There are problems with free.
If you’ve ever attended a state or national conference, I’ll bet that, like me, you’ve picked up dozens of free items in your welcome bag or from the exhibit areas. Even though you were appreciative and pleased to receive those items at the time, now you probably can’t remember what any of those items were. And when it was time to pack for your return home and you couldn’t get your suitcase closed, you probably thought nothing of leaving those free items behind. Because you had nothing personally invested in them – and because they were free - they got tossed! The problem with freebies is that over time they maintain little value. People don't value what they get for free. Free is disposable.
Consider this: You see a free training offered nearby. They offer free coffee, snacks, meals, and a pretty decent presenter. Would you miss it? For those who indicate that they wouldn’t, there are many more that would. People turn up sporadically for free offerings or not at all. Yet when trainings have a prepaid cost, attendance is high.
Now think about this: When nonprofit afterschool programs are structured so that all participants and parents are invited without any charge, we are setting up a system that devalues almost everything we’ve worked extremely hard to do. People might flock to the program at first, but they'll eventually value it like everything else that they receive that is free - food, clothing, coffee, training, and much more. Free is disposable.
Certainly, the offer of ‘free’ generates feelings of appreciation. But will your parents really feel a loss if the free afterschool program their kids attend is suddenly taken away? Is anyone entitled to anything being free?
We value most that what we’ve actually paid for. You think twice about casting aside something that you've earned with your own sweat equity or money, and you find a way to shove it in your suitcase or keep it close to you. We create sustainability problems for our afternoon programs (as well as our professional associations) when we give them away for free.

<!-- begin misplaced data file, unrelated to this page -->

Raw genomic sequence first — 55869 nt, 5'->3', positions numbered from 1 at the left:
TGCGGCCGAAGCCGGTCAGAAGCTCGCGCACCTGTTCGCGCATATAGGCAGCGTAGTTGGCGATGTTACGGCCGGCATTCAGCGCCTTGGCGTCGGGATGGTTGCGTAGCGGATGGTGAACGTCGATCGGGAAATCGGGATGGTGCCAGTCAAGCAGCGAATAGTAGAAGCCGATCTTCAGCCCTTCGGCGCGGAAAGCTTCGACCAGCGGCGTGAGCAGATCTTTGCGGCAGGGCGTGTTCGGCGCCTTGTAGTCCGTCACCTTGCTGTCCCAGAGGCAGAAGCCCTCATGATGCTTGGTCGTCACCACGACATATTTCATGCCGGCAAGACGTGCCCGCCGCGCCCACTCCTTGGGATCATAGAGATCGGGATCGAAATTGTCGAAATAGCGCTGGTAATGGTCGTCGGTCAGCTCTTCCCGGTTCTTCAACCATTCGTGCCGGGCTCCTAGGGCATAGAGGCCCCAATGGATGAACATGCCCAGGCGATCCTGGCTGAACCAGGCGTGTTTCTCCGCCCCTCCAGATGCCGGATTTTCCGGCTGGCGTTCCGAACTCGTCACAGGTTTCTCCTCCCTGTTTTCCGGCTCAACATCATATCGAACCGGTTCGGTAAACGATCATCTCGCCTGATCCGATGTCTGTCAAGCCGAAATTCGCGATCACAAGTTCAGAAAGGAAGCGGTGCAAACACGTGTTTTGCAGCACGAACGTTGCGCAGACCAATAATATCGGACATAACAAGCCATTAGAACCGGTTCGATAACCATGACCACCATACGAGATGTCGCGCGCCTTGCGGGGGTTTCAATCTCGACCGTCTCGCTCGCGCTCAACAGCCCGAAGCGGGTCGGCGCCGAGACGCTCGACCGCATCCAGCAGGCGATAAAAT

Without doubt, some parents would rally for the cause if their program went away, but far too many wouldn’t. We have to find ways to add to the value of afterschool. Even if what you offer must be provided free, we need to change that perception. People are accustomed to free things and experiences being flaky and unreliable. People want to connect with something they can count on. The R in free must stand for responsibility and relationship.
It might be controversial to suggest this, but afterschool programs need some barriers to entry and a sense of exclusivity that increases the perception of value. Exclusivity is quickly eroded by free. Yet, free is very hard to sustain. No one can overcome innumerable difficulties for long periods of time and pour energy into unsustainable endeavors that have very little if any financial return.
What do you think? Does the “free-ness” of afterschool outweigh the challenges of structures based on fees or other costs for enrollment? Can “free-ness” ever achieve long-term sustainability? Looking to the future, do you think we should be cautious and thoughtful about giving our program offerings away for nothing in return and with no investment from those who benefit most?
Value is increased in afterschool programs when people connect with you and your staff! Relationships matter. Shared knowledge and experiences create exclusivity. But to assure that we can attract and keep the very best people so those relationships continue to increase in value, we must pay them well to keep them so that we achieve the outcomes we expect to get.
That can’t be sustained when programs are free.
Paul G. Young, Ph.D.
President & CEO
National AfterSchool Association